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Deuce Bigalow: Male Gigolo

Director: Mike Mitchell
Cast: Rob Schneider, William Forsythe, Eddie Griffin, Arija Bareikis

(Touchstone)

Makin' Copies

Rob Schneider is not a handsome man. Previously, his short stature and beady eyes have earned him supporting roles like the idiot Cajun or the creepy delivery guy in Adam Sandler vehicles, The Waterboy and Big Daddy. With Deuce Bigalow: Male Gigolo, however, Schneider finally manages to thrust his unattractive mug into the spotlight. The result is a comic spoof that casts him as the anti-Richard Gere, an ill-suited suitor whose on-the-job training provides for a variety of awkward moments and a scarcity of genuine laughs.


As the title character, Schneider is a lonely, down and out aquarium cleaner whose fortunes change when he takes a job cleaning a Koi pond at an exclusive Malibu residence. There he meets Antoine Laconte, played by The Mummy‘s Oed Fehr, a Porsche-driving, model-smooching jet-setter who represents everything poor Deuce is not. The key to Antoine’s success? Two words: male prostitution. Forget about everything you learned from My Own Private Idaho. In this film, male prostitutes are all living the good life in Southern California. Deuce soon finds himself a part of this glamorous world, after Antoine asks him to housesit his oceanfront property and nurse his sick, expensive fish back to health. The rest of the picture is a kind of Home Alone-meets-Risky Business scenario in which Deuce promptly destroys Antoine’s house and has to take his place as a male prostitute to pay for the repairs.


The first reaction to seeing Rob Schneider listed as the lead in a major motion picture should be relief that Lorne Michaels’s name is nowhere to be found in the film’s credits. The history of Saturday Night Live sketches turned into films (with the notable exception of Wayne’s World) is a long and shameful one. From It’s Pat to the more recent A Night at the Roxbury and Mary Catherine Gallagher’s Superstar, Michaels and company have repeatedly proven that three good laughs in a ten minute sketch is much more enjoyable than the same comic content spread over an hour and a half. And yet, if we check our history, we see that Deuce is indeed in debt to the show that launched a thousand duds.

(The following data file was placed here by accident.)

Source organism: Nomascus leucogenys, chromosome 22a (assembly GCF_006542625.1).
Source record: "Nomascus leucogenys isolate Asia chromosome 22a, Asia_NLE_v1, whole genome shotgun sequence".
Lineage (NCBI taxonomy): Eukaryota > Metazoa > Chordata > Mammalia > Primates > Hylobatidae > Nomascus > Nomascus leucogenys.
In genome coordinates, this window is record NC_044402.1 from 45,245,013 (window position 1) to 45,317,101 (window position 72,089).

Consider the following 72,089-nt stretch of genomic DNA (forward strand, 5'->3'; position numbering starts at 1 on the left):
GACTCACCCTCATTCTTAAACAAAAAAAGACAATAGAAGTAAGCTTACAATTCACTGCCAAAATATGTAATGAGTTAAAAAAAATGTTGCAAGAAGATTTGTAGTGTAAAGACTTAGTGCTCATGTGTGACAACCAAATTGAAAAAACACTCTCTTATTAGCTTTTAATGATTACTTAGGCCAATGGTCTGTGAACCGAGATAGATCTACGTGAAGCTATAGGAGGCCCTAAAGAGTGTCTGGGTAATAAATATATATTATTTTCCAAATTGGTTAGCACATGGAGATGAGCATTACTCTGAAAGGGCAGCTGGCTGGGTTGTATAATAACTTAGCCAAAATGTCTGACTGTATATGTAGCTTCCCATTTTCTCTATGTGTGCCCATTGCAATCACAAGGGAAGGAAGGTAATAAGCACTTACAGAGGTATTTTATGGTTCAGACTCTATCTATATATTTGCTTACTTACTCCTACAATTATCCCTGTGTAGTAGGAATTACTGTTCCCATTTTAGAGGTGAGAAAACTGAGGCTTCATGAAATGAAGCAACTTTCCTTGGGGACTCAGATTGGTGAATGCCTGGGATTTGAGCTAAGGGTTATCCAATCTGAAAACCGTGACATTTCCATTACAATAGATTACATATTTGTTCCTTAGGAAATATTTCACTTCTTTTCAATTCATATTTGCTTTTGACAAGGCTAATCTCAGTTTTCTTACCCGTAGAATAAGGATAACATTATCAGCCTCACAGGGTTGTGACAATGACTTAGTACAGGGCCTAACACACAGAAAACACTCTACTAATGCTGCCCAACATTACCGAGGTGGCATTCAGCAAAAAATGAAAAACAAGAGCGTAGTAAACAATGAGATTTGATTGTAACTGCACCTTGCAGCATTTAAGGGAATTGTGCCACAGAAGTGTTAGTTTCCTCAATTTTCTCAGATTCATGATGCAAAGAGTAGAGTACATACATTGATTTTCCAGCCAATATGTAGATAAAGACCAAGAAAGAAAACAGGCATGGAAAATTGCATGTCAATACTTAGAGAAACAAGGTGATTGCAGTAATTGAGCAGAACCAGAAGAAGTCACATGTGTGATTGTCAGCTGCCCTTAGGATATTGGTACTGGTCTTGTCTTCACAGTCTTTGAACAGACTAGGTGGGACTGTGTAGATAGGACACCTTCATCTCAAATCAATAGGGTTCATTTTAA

If the film’s premise sounds familiar, you might have seen Dan Akroyd as the Fred Garvin: Male Prostitute on Saturday Night Live in the late 1970s. Akroyd was the original Deuce, an out-of-shape gigolo who wouldn’t take no for an answer. The sketch was fresh, funny, and most importantly, fast. Schneider and company are betting that what was funny then will be funny now and they’re right (at least, it was funny for the original five minutes). That not even Lorne Michaels chose to produce a movie version of this sketch should say something about the limited comic potential of Deuce, the character.


On board with Schneider as an executive producer is fellow SNL alum Adam Sandler. Fans of Sandler’s {physical comedy} will certainly enjoy Deuce’s heavy dose of {the same}. In the first few minutes, the audience is treated to a decidedly unflattering view of Rob Schneider’s naked backside followed closely by an old woman falling down wet stairs. The film goes low for laughs in a strategy that paid off big for such gross-out comedies as There’s Something About Mary. As a result of this strategy, many of DMBG‘s characters seem designed solely to keep the film’s mind in the gutter. In a cameo, Norm McDonald plays a bartender whose inventive suggestions for a stirring spoon represent the kind of shock comedy that has, for better of worse, sold a good deal of tickets in recent years. McDonald’s bodily humor is also found in the role of Detective Chuck Fowler, played by the versatile William Forsythe, a vice cop who threatens Deuce at every turn, but who also can’t help asking Deuce for advise about the physical oddities of his genitalia.